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The Crossroads of a Million Years
By Martin LeFevre
Jun 24, 2018, 3:53pm

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How did humankind come to this pass? Not just evolutionarily, which is fairly straightforward process in a random kind of way. But rather as the separating and separate, fragmenting and fragmented primate standing at what may be a million year crossroads?

The first tools in the fossil record, found in East Africa, date to about 2.5 million years ago. A mere few hundred thousand years later, Homo ergaster, the "plausible ancestor for all subsequent humans" according to anthropologist and author Ian Tattersall, left the only true 'homeland,' Africa.

The first wave of our proto-human forebears walked out of Africa about two million years ago, using a very crude stone technology called Oldowan. Forests were shrinking, grasslands were expanding, symbolic thought was developing in a growing brain, and walking upright was an efficient way to cover a lot of ground.

Two million years had elapsed since the "walking chimpanzees" of Lucy fame (Australopithecus afarensis). Climate changes and dietary requirements (brains consume 16 times as much energy as muscle tissue) probably provided the original impetus to leave, perhaps to follow migrating herds of antelope and gazelle.

Successive waves of migration occurred as new hominid species emerged in Africa, "the continent that, from the beginning, has been the engine of mainstream innovation in human evolution" according to Tattersall.

An early offshoot of H. ergaster, Homo erectus, has been found in China dating back nearly 2 million years. The same species has been found in Java dating to as little as 40,000 years ago. If confirmed, modern humans probably drove the first primitive humans to extinction, just as they likely did Neanderthals in Europe.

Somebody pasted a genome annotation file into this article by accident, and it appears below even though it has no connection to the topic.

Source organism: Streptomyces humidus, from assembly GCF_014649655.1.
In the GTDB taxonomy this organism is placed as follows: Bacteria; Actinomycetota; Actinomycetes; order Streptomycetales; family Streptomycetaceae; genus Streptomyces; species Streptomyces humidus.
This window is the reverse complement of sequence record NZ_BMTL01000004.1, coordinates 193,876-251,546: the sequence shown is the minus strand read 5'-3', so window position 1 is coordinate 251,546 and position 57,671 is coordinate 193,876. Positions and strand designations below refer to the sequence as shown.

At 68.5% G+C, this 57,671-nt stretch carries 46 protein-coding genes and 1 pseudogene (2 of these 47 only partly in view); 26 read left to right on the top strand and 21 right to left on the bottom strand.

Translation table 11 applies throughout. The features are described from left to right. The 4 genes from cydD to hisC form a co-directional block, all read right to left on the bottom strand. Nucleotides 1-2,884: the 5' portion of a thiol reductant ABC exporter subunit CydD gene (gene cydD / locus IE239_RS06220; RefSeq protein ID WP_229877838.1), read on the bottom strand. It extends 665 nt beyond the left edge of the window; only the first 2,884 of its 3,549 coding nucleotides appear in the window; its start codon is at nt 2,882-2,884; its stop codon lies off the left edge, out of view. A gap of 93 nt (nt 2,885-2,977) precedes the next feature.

Bipedalism and the most basic stone technology were apparently enough to start the human story. The ability to scavenge, hunt and gather, and to learn about new animal and plant species in each locality with a growing brain, enabled humans to do what no other animal has ever done: leave the constraints of ecological niche. We left the animal Eden, and became, increasingly, the pillaging primate.

All 7.5 billion humans now on earth evolved from a common stock of about 10,000 people that made the cognitive breakthrough in eastern or southern Africa to 'fully modern humans.' Over the long period of evolution to our present form however, different species of humans came into direct contact with each other. That was a gulf immeasurably wider than the violent and tragic encounters between the races in Africa, the Americas and Australia during colonial times. But it probably followed the same pattern.

What happened when the big-brained but slow-adapting Neanderthals encountered the much more technologically and culturally innovative Homo sapiens? Or when our own kind encountered the much more primitive Homo erectus, an even more distant echo of 'modern humans'?

Given modern humans' willingness to wage war (now enshrined as a permanent 'global war on terror), there was no doubt a lot of conflict and killing going on between humans and actual sub-humans. The biblical or Rousseauean Eden never existed.

Is it our human destiny to be planet killers? If destiny is the past determining the present, the answer is yes. But though destiny is a dead end, another fate is possible for humanity.

An awareness of our evolutionary cul-de-sac has become essential to growing beyond thought-consciousness. The idea that science and technology can save us is juvenile. Freedom from the darkness of the human past, and present, now requires a conscious transmutation.

Humans are devolving so fast that things appear hopeless. But the very rapidity of our ecological destructiveness and spiritual erosion is providing the impetus to break through the ancient mold of man.

If one focuses horizontally, on current events, the weight of the past is too much. But of one looks within, one feels the crisis of human consciousness without separating oneself from it. Then the way ahead is clear, for oneself as a true individual and for the human species: fully awaken the brain's capacity for insight.


Martin LeFevre is a contemplative, and non-academic religious and political philosopher. He welcomes dialogue.

Published with permission of the author. All copyright remains with the author.

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